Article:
Destrehan pass rush propels Wildcats past Hahnville

Destrehan safety Tyler Morton (2) and linebacker Dylan Whitted celebrate after a game-clinching stop in the Wildcats' win over Hahnville Friday night.

Holding just a two point lead with two minutes left to play, Destrehan needed its defense to come up big one more time against Hahnville Friday night — and it delivered.

A ferocious Wildcats pass rush was the difference in the fourth quarter as Destrehan earned a 23-21 victory at home against archrival Hahnville.

Hahnville finishes the season 8-2 overall and 5-1 in District 7-5A, sharing the District 7-5A championship with East St. John. For Destrehan, meanwhile, there was no district title to earn after two midseason losses in 7-5A play. But after losing three games in four weeks from Weeks 4 to 7, the Wildcats (7-3, 4-2) now roll into the playoffs on a run of three strong victories, two in decisive fashion and the third over their archrival.

“Our kids played so hard tonight. I’m so happy for these guys,” Destrehan coach Stephen Robicheaux said. “They kept pushing and pushing and pushing Coach Salt does a great job and (Hahnville) has a great football team, obviously. I couldn’t be prouder of our football team tonight.”

Hahnville engineered a scoring drive in the fourth quarter to cut a nine-point Destrehan lead to two and then got the ball back with a chance to go ahead. But Destrehan sent heat at Hahnville quarterback Drew Naquin time and time again, with linebacker Dylan Whitted among the Tigers’ biggest headaches — he had two sacks in the fourth quarter alone, appearing to score on one of them on a fumble recovery, though it was not to be as it was ruled down by contact and Hahnville retained possession.

“God gave me ability … I was able to get in the backfield and I did what I had to do,” said Whitted, who finished the game with a team-high three sacks. “I did what we game-planned.”

Destrehan forced Hahnville into a 3rd down and 28 yards or more three different times in the final quarter.

“(Defensive coordinator Malter Scobel) had a great gameplan. We were going after (Naquin) if he was gonna try to throw it. Our guys did a tremendous job and made big plays when they had to,” Robicheaux said.

Hahnville took a lead early in the second half after forcing a three-and-out on Destrehan’s first possession. Alijah Hamilton made a long punt return inside the Destrehan 10. Darryle Evans scored from the Wildcat formation, taking a direct snap in from a yard out to make it a 14-10 Hahnville lead.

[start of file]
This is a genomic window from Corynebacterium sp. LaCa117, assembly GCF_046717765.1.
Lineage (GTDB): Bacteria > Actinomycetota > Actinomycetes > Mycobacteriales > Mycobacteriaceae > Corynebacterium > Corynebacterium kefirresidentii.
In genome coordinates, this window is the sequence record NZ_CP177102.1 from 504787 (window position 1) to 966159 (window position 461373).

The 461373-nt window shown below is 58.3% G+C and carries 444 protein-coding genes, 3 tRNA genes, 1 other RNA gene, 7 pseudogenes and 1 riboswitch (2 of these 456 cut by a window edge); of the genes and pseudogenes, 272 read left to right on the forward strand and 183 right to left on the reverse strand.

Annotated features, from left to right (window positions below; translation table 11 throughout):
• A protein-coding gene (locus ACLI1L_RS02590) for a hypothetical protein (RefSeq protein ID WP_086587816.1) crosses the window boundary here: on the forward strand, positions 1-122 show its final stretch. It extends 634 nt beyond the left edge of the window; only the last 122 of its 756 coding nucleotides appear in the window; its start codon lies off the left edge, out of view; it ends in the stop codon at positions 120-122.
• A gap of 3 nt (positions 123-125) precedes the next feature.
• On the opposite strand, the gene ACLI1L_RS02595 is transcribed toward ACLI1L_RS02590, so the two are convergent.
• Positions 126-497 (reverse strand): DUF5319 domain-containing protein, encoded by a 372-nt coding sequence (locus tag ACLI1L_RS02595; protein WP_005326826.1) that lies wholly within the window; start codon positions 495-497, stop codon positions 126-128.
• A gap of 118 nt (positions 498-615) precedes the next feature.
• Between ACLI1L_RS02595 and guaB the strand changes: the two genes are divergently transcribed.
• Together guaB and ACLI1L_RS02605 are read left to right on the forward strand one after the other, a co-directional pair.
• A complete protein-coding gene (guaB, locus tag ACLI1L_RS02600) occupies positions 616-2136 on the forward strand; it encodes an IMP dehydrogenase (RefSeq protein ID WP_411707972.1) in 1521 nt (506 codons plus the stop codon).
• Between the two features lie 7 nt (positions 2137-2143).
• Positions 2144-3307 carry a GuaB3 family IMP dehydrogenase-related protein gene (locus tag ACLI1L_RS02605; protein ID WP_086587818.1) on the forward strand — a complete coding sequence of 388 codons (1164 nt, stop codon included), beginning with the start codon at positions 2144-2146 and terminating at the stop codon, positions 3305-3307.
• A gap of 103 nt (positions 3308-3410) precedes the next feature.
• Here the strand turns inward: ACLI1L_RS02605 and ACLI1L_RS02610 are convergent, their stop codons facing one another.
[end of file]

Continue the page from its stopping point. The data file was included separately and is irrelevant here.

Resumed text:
Destrehan answered with a long drive to recapture the lead. A key conversion came on a third and six when Hahnville was flagged for unsportsmanlike conduct. Destrehan made the Tigers pay on a Damarius Jackson 5-yard pass to Quincy Brown on a quick slant that made it 16-14—the extra point attempt was no good.

A turnover began to spell Hahnville’s undoing when Destrehan’s Jhase Gooden recovered a fumble in Tigers’ territory. This time it was Kyle Edwards scoring from 17 yards out with just 3:26 left in the third quarter to make it 23-14. That was set up by a third down conversion throw from Jackson to Brown for 11 yards.

With the lead, Destrehan unleased its pass rush full force upon Hahnville — on the game, DHS sacked the junior seven times. The Tigers fought back though and found some footing on its second to last drive of the night, finishing off a solid drive with a pass from Naquin to Dakota Williams pulling Hahnville within two with 4:22 left.

The  Tigers stopped the run on the ensuing Destrehan drive to force a punt and get the ball back. But the Wildcats pushed the Tigers backwards and sent pressure on fourth and long, with Kelvin Lea landing the final blow and sealing the win on a sack.

Hahnville coach Nick Saltaformaggio said while a number of Tigers made key plays when needed, ultimately there were too many mistakes to emerge with the win. After starting 8-0, Hahnville enters the playoffs with two consecutive losses.

“Hat’s off to Destrehan first of all. I told our kids during the week this would be kind of a program-defining moment … they just have a better program than we do right now. It’s just very disappointing. Their kids made plays when they needed to. Some of our kids made plays too. But the turnovers … you can’t turn it over against a good team. I’m at a loss for words, frankly.”

During Hahnville’s final drive, several on the Tigers’ side of the field — be it fans, coaches or players — felt wide receiver Jerry Spencer was interfered with on one attempt to him over the middle that could have given the Tigers a chance to continue a march toward a game-winning score. Saltaformaggio was among them.

“I thought it was clearly pass interference. They didn’t see it that way,” Saltaformaggio said.

While Edwards and Evans both found the endzone — Evans’ 37 yard touchdown in the first half gave him two on the night—both teams stacked the line of scrimmage all night long in an attempt to eliminate the run. Edwards finished with 81 yards on the night and earned game MVP honors awarded by the Great American Rivalry Series. Evans finished with 74 yards for Hahnville.

“We talk every week about stopping the run and running the ball being the key,” Robicheaux said. “Tonight (both teams) had the same gameplan. It was tough going in there. (Evans) got loose on a good run once, but beyond that I thought we held up pretty good.”

Destrehan led 10-7 at halftime, on a 19-yard Jackson to Brown touchdown pass and a Will Bryant 34-yard field goal.


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